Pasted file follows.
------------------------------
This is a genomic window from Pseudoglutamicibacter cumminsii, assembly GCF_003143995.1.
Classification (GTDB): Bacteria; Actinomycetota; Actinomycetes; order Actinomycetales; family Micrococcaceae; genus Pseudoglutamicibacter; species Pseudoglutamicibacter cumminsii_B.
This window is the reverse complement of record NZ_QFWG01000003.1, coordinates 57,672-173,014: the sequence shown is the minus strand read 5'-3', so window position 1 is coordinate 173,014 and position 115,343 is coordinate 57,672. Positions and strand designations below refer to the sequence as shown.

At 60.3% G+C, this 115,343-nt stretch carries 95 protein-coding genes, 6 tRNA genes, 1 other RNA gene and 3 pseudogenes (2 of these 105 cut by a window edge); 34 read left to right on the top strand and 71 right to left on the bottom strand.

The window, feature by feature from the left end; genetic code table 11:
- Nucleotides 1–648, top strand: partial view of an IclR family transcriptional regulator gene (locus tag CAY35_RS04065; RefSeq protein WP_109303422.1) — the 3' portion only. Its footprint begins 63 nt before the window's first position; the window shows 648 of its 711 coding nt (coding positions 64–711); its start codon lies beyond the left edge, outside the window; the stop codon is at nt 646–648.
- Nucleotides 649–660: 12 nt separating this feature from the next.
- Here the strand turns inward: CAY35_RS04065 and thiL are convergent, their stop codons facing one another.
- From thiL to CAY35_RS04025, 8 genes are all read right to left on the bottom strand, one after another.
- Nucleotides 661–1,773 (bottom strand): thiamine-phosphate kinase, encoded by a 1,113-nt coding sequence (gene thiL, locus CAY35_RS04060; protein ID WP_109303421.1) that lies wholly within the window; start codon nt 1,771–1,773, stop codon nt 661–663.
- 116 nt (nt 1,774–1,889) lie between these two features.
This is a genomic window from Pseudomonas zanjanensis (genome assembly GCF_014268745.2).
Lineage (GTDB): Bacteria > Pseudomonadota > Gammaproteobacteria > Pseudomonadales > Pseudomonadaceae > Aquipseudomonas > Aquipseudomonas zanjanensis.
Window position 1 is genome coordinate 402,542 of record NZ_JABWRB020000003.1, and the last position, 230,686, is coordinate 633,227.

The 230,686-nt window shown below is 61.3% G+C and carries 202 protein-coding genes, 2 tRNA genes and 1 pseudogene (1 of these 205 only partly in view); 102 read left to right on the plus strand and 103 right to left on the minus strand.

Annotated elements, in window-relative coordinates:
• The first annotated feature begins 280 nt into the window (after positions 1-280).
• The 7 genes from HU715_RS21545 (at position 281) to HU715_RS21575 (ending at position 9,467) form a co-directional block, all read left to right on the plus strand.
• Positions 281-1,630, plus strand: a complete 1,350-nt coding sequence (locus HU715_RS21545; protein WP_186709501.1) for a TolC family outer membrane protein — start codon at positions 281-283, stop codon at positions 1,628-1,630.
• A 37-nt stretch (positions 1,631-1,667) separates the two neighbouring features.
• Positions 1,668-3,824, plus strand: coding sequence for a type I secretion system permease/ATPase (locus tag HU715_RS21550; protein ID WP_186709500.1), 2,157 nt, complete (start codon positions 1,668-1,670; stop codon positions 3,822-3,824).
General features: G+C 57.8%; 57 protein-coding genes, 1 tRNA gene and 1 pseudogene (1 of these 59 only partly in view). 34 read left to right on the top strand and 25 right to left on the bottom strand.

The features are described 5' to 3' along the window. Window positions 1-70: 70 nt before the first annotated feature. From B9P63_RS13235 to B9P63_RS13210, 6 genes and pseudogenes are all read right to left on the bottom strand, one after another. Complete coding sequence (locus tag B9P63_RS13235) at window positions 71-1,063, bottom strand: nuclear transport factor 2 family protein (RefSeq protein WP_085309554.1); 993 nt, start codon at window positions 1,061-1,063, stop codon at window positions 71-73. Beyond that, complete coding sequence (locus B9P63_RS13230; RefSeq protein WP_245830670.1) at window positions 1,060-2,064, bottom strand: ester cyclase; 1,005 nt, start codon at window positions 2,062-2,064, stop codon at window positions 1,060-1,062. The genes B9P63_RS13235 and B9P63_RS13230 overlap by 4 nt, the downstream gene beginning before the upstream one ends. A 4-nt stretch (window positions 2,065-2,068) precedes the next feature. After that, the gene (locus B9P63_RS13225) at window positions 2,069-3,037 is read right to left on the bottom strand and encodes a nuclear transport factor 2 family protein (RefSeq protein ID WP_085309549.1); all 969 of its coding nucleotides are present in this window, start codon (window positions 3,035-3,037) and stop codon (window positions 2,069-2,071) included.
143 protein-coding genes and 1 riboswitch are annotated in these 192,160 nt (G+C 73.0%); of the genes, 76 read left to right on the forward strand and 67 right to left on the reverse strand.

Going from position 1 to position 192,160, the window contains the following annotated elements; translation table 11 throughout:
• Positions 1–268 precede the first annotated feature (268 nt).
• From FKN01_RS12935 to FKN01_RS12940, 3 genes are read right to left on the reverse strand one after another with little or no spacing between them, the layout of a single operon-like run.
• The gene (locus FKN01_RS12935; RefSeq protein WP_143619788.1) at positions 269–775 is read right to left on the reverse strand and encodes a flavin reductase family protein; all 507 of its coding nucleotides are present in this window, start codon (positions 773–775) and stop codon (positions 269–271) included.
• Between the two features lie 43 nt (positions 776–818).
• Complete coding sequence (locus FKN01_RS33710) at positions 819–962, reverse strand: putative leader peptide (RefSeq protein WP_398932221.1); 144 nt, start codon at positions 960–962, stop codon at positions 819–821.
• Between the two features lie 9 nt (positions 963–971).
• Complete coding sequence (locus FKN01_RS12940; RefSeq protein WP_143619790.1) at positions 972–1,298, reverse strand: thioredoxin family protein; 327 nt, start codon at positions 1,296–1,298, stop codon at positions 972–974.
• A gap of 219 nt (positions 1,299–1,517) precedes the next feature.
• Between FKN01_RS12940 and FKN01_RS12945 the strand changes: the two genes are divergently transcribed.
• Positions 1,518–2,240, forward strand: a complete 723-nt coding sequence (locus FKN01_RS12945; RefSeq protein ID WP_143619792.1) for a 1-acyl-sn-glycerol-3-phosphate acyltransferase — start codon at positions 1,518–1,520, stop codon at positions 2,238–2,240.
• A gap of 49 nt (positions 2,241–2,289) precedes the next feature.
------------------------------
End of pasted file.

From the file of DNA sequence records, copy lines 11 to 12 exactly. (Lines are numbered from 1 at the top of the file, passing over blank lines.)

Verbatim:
- 116 nt (nt 1,774–1,889) lie between these two features.
This is a genomic window from Pseudomonas zanjanensis (genome assembly GCF_014268745.2).